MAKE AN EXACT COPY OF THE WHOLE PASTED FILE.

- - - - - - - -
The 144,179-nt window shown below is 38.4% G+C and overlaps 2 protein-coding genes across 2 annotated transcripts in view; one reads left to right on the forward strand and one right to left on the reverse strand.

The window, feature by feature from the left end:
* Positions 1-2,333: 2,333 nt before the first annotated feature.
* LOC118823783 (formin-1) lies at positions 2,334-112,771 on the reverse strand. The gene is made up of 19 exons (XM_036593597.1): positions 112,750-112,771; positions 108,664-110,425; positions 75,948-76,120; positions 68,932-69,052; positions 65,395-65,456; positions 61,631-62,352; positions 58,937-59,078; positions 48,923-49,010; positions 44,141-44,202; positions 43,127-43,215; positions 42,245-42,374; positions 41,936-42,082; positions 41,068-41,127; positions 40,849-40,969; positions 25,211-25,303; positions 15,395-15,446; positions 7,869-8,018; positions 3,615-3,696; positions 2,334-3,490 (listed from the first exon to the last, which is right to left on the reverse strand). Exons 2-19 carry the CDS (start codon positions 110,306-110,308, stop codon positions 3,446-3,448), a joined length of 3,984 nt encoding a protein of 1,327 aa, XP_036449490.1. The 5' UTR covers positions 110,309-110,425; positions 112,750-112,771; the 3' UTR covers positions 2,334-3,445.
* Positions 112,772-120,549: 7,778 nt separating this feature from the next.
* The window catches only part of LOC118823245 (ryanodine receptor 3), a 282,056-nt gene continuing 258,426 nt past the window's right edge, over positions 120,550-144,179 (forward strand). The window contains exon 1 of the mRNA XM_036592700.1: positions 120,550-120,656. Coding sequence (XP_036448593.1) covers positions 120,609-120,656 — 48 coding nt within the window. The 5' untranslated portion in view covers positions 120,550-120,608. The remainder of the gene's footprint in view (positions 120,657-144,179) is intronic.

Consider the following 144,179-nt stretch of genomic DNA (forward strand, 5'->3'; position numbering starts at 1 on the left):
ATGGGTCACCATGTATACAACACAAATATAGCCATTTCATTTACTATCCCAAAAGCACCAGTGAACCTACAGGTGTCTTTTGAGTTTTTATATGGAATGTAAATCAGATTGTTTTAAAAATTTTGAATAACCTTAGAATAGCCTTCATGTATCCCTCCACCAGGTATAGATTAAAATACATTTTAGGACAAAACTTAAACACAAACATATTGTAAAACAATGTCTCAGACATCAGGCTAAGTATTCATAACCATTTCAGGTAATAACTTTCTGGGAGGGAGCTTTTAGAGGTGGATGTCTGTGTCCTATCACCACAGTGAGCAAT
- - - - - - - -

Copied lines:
The 144,179-nt window shown below is 38.4% G+C and overlaps 2 protein-coding genes across 2 annotated transcripts in view; one reads left to right on the forward strand and one right to left on the reverse strand.

The window, feature by feature from the left end:
* Positions 1-2,333: 2,333 nt before the first annotated feature.
* LOC118823783 (formin-1) lies at positions 2,334-112,771 on the reverse strand. The gene is made up of 19 exons (XM_036593597.1): positions 112,750-112,771; positions 108,664-110,425; positions 75,948-76,120; positions 68,932-69,052; positions 65,395-65,456; positions 61,631-62,352; positions 58,937-59,078; positions 48,923-49,010; positions 44,141-44,202; positions 43,127-43,215; positions 42,245-42,374; positions 41,936-42,082; positions 41,068-41,127; positions 40,849-40,969; positions 25,211-25,303; positions 15,395-15,446; positions 7,869-8,018; positions 3,615-3,696; positions 2,334-3,490 (listed from the first exon to the last, which is right to left on the reverse strand). Exons 2-19 carry the CDS (start codon positions 110,306-110,308, stop codon positions 3,446-3,448), a joined length of 3,984 nt encoding a protein of 1,327 aa, XP_036449490.1. The 5' UTR covers positions 110,309-110,425; positions 112,750-112,771; the 3' UTR covers positions 2,334-3,445.
* Positions 112,772-120,549: 7,778 nt separating this feature from the next.
* The window catches only part of LOC118823245 (ryanodine receptor 3), a 282,056-nt gene continuing 258,426 nt past the window's right edge, over positions 120,550-144,179 (forward strand). The window contains exon 1 of the mRNA XM_036592700.1: positions 120,550-120,656. Coding sequence (XP_036448593.1) covers positions 120,609-120,656 — 48 coding nt within the window. The 5' untranslated portion in view covers positions 120,550-120,608. The remainder of the gene's footprint in view (positions 120,657-144,179) is intronic.

Consider the following 144,179-nt stretch of genomic DNA (forward strand, 5'->3'; position numbering starts at 1 on the left):
ATGGGTCACCATGTATACAACACAAATATAGCCATTTCATTTACTATCCCAAAAGCACCAGTGAACCTACAGGTGTCTTTTGAGTTTTTATATGGAATGTAAATCAGATTGTTTTAAAAATTTTGAATAACCTTAGAATAGCCTTCATGTATCCCTCCACCAGGTATAGATTAAAATACATTTTAGGACAAAACTTAAACACAAACATATTGTAAAACAATGTCTCAGACATCAGGCTAAGTATTCATAACCATTTCAGGTAATAACTTTCTGGGAGGGAGCTTTTAGAGGTGGATGTCTGTGTCCTATCACCACAGTGAGCAAT